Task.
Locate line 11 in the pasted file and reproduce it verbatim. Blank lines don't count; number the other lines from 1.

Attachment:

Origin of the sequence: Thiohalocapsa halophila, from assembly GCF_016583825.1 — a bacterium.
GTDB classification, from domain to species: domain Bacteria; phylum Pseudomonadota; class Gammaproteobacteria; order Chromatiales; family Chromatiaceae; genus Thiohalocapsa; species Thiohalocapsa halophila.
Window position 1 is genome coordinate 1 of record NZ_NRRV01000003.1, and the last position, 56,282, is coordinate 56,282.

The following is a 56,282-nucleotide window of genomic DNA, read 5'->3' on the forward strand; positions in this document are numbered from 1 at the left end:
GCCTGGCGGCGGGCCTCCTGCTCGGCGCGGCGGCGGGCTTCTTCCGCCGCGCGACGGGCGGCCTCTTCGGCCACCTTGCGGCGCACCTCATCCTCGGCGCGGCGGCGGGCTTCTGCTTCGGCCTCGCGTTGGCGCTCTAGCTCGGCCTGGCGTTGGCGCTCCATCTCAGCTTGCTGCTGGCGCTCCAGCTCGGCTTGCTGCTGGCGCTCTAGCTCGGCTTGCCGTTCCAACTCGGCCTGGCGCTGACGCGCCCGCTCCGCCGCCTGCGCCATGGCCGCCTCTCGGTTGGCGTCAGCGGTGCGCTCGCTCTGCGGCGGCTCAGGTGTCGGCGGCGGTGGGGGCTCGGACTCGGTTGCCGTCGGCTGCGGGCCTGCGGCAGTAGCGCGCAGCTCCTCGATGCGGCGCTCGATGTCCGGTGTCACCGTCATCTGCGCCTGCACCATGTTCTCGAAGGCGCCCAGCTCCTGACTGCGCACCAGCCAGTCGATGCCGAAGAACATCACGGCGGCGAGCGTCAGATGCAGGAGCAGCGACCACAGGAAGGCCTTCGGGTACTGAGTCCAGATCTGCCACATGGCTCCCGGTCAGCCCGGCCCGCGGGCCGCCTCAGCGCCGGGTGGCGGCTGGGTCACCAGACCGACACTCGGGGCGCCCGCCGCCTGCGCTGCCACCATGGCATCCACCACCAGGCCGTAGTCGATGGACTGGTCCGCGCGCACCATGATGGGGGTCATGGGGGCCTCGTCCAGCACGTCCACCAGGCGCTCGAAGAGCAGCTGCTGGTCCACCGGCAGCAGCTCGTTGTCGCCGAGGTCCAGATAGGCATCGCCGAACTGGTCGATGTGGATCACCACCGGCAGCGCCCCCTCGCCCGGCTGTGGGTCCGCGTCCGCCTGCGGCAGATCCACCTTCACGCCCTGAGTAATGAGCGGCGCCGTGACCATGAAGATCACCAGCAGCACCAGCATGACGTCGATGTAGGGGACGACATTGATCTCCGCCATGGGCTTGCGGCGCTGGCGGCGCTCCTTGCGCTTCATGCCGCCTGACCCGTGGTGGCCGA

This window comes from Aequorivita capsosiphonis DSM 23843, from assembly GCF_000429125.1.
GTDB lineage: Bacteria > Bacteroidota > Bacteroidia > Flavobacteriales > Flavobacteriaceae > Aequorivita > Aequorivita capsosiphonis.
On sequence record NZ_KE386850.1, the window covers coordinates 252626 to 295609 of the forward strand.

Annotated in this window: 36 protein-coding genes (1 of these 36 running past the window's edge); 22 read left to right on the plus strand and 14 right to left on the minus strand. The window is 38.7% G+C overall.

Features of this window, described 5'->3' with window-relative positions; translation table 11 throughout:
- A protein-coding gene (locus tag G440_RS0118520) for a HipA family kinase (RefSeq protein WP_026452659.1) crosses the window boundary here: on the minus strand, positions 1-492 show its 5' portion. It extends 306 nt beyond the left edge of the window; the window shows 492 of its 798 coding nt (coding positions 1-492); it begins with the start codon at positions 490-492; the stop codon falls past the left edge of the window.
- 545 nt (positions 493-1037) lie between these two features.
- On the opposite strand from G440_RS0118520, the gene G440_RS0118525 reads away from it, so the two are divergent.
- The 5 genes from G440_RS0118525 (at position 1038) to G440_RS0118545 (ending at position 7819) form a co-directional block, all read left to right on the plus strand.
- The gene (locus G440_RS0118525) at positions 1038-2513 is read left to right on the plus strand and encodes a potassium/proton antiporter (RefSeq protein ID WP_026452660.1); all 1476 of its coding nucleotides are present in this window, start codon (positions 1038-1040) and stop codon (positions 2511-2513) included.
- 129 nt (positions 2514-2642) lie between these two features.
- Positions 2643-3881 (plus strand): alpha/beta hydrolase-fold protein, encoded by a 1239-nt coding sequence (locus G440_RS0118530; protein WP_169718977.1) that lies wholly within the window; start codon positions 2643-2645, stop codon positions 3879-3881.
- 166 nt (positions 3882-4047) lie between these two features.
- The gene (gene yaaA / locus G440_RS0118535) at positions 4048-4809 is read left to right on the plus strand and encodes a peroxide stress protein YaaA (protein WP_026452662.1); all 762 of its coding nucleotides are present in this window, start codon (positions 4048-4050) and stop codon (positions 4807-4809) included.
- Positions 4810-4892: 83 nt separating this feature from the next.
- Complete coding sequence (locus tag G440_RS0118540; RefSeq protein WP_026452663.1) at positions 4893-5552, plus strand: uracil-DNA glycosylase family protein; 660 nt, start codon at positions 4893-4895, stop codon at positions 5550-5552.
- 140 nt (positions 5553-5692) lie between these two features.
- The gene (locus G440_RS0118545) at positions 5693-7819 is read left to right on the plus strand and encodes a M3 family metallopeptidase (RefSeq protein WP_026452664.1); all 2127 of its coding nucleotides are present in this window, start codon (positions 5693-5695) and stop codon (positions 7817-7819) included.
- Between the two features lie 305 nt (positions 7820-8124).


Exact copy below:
- A protein-coding gene (locus tag G440_RS0118520) for a HipA family kinase (RefSeq protein WP_026452659.1) crosses the window boundary here: on the minus strand, positions 1-492 show its 5' portion. It extends 306 nt beyond the left edge of the window; the window shows 492 of its 798 coding nt (coding positions 1-492); it begins with the start codon at positions 490-492; the stop codon falls past the left edge of the window.